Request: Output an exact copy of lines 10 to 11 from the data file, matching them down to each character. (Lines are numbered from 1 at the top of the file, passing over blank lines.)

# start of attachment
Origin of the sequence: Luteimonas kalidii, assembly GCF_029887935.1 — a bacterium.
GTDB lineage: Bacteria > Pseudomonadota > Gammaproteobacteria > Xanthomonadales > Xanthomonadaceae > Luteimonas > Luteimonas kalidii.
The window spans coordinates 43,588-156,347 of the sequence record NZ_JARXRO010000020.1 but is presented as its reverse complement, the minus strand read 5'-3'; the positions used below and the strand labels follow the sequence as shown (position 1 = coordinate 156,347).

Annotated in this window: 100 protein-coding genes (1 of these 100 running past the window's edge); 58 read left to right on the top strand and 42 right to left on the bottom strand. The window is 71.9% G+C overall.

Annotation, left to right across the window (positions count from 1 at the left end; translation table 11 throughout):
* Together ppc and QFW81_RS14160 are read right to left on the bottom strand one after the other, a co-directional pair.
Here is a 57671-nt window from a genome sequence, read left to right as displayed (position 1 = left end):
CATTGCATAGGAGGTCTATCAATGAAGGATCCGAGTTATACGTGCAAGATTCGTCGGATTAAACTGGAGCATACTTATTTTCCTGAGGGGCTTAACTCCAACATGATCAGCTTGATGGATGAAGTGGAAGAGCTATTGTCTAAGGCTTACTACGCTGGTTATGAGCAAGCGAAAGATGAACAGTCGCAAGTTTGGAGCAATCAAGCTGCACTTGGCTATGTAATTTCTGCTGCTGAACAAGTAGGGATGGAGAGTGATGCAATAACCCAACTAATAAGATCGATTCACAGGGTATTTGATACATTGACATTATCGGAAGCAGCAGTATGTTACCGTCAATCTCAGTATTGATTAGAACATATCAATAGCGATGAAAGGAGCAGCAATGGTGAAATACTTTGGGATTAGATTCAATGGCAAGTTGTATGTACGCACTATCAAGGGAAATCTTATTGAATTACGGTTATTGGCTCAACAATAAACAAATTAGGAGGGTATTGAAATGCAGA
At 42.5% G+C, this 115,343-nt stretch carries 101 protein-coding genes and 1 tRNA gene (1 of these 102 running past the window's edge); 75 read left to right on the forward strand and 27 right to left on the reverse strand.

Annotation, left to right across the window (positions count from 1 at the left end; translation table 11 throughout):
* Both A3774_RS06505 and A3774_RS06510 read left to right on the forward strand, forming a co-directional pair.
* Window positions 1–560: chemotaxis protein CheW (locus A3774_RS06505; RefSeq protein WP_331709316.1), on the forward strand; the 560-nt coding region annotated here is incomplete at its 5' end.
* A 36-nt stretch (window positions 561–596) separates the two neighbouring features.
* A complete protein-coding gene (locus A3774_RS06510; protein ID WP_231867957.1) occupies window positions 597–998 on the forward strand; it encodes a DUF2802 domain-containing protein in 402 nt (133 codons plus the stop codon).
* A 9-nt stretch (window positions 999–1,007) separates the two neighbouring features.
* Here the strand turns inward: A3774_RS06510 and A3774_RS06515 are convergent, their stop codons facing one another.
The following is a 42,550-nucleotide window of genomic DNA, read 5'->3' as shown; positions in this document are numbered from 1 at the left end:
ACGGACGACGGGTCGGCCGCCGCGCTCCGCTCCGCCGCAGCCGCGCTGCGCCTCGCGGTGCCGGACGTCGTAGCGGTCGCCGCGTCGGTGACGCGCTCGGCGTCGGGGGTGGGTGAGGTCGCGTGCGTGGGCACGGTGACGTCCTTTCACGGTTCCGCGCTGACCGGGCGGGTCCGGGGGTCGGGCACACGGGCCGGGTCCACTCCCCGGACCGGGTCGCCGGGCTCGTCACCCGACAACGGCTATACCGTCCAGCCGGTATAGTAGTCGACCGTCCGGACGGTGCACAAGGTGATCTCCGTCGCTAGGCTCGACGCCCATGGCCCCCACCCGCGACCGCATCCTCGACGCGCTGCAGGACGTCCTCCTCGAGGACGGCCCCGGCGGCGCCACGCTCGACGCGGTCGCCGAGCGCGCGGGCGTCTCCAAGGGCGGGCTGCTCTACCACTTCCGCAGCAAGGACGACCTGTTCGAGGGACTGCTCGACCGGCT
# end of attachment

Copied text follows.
Annotation, left to right across the window (positions count from 1 at the left end; translation table 11 throughout):
* Both A3774_RS06505 and A3774_RS06510 read left to right on the forward strand, forming a co-directional pair.